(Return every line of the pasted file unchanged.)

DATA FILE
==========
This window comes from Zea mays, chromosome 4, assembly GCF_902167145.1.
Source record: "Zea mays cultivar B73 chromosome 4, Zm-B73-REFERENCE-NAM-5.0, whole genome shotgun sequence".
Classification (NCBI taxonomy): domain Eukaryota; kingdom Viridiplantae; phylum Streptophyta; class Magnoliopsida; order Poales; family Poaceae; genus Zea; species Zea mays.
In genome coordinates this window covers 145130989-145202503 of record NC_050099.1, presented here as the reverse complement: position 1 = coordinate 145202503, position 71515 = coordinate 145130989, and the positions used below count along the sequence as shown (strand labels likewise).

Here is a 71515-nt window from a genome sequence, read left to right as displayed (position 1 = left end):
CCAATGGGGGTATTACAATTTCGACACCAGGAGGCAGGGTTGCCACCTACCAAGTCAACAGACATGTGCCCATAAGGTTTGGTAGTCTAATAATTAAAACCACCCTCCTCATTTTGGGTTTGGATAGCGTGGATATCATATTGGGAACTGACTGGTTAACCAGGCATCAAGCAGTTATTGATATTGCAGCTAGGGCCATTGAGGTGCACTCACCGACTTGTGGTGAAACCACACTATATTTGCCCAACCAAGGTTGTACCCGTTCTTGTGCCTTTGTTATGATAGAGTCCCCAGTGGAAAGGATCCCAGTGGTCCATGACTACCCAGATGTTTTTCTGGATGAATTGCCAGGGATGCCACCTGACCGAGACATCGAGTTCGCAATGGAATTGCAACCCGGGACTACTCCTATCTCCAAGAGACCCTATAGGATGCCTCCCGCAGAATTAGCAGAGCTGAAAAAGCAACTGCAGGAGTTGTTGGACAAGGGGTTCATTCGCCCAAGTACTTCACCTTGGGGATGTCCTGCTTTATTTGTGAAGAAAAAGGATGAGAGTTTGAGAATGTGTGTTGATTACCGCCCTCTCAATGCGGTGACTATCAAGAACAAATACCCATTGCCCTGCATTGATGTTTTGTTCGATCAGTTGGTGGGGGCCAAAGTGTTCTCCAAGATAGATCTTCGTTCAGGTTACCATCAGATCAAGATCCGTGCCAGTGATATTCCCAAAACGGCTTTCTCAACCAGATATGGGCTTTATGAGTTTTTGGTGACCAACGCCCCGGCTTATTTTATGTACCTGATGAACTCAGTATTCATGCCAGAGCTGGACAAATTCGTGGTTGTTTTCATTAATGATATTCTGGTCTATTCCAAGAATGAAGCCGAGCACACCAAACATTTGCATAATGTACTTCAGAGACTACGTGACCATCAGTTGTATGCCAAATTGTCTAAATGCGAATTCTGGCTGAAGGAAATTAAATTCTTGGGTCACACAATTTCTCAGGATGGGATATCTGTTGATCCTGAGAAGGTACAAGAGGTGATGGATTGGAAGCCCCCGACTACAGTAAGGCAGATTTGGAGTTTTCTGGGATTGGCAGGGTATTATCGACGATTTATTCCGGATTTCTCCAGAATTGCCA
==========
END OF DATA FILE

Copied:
This window comes from Zea mays, chromosome 4, assembly GCF_902167145.1.
Source record: "Zea mays cultivar B73 chromosome 4, Zm-B73-REFERENCE-NAM-5.0, whole genome shotgun sequence".
Classification (NCBI taxonomy): domain Eukaryota; kingdom Viridiplantae; phylum Streptophyta; class Magnoliopsida; order Poales; family Poaceae; genus Zea; species Zea mays.
In genome coordinates this window covers 145130989-145202503 of record NC_050099.1, presented here as the reverse complement: position 1 = coordinate 145202503, position 71515 = coordinate 145130989, and the positions used below count along the sequence as shown (strand labels likewise).

Here is a 71515-nt window from a genome sequence, read left to right as displayed (position 1 = left end):
CCAATGGGGGTATTACAATTTCGACACCAGGAGGCAGGGTTGCCACCTACCAAGTCAACAGACATGTGCCCATAAGGTTTGGTAGTCTAATAATTAAAACCACCCTCCTCATTTTGGGTTTGGATAGCGTGGATATCATATTGGGAACTGACTGGTTAACCAGGCATCAAGCAGTTATTGATATTGCAGCTAGGGCCATTGAGGTGCACTCACCGACTTGTGGTGAAACCACACTATATTTGCCCAACCAAGGTTGTACCCGTTCTTGTGCCTTTGTTATGATAGAGTCCCCAGTGGAAAGGATCCCAGTGGTCCATGACTACCCAGATGTTTTTCTGGATGAATTGCCAGGGATGCCACCTGACCGAGACATCGAGTTCGCAATGGAATTGCAACCCGGGACTACTCCTATCTCCAAGAGACCCTATAGGATGCCTCCCGCAGAATTAGCAGAGCTGAAAAAGCAACTGCAGGAGTTGTTGGACAAGGGGTTCATTCGCCCAAGTACTTCACCTTGGGGATGTCCTGCTTTATTTGTGAAGAAAAAGGATGAGAGTTTGAGAATGTGTGTTGATTACCGCCCTCTCAATGCGGTGACTATCAAGAACAAATACCCATTGCCCTGCATTGATGTTTTGTTCGATCAGTTGGTGGGGGCCAAAGTGTTCTCCAAGATAGATCTTCGTTCAGGTTACCATCAGATCAAGATCCGTGCCAGTGATATTCCCAAAACGGCTTTCTCAACCAGATATGGGCTTTATGAGTTTTTGGTGACCAACGCCCCGGCTTATTTTATGTACCTGATGAACTCAGTATTCATGCCAGAGCTGGACAAATTCGTGGTTGTTTTCATTAATGATATTCTGGTCTATTCCAAGAATGAAGCCGAGCACACCAAACATTTGCATAATGTACTTCAGAGACTACGTGACCATCAGTTGTATGCCAAATTGTCTAAATGCGAATTCTGGCTGAAGGAAATTAAATTCTTGGGTCACACAATTTCTCAGGATGGGATATCTGTTGATCCTGAGAAGGTACAAGAGGTGATGGATTGGAAGCCCCCGACTACAGTAAGGCAGATTTGGAGTTTTCTGGGATTGGCAGGGTATTATCGACGATTTATTCCGGATTTCTCCAGAATTGCCA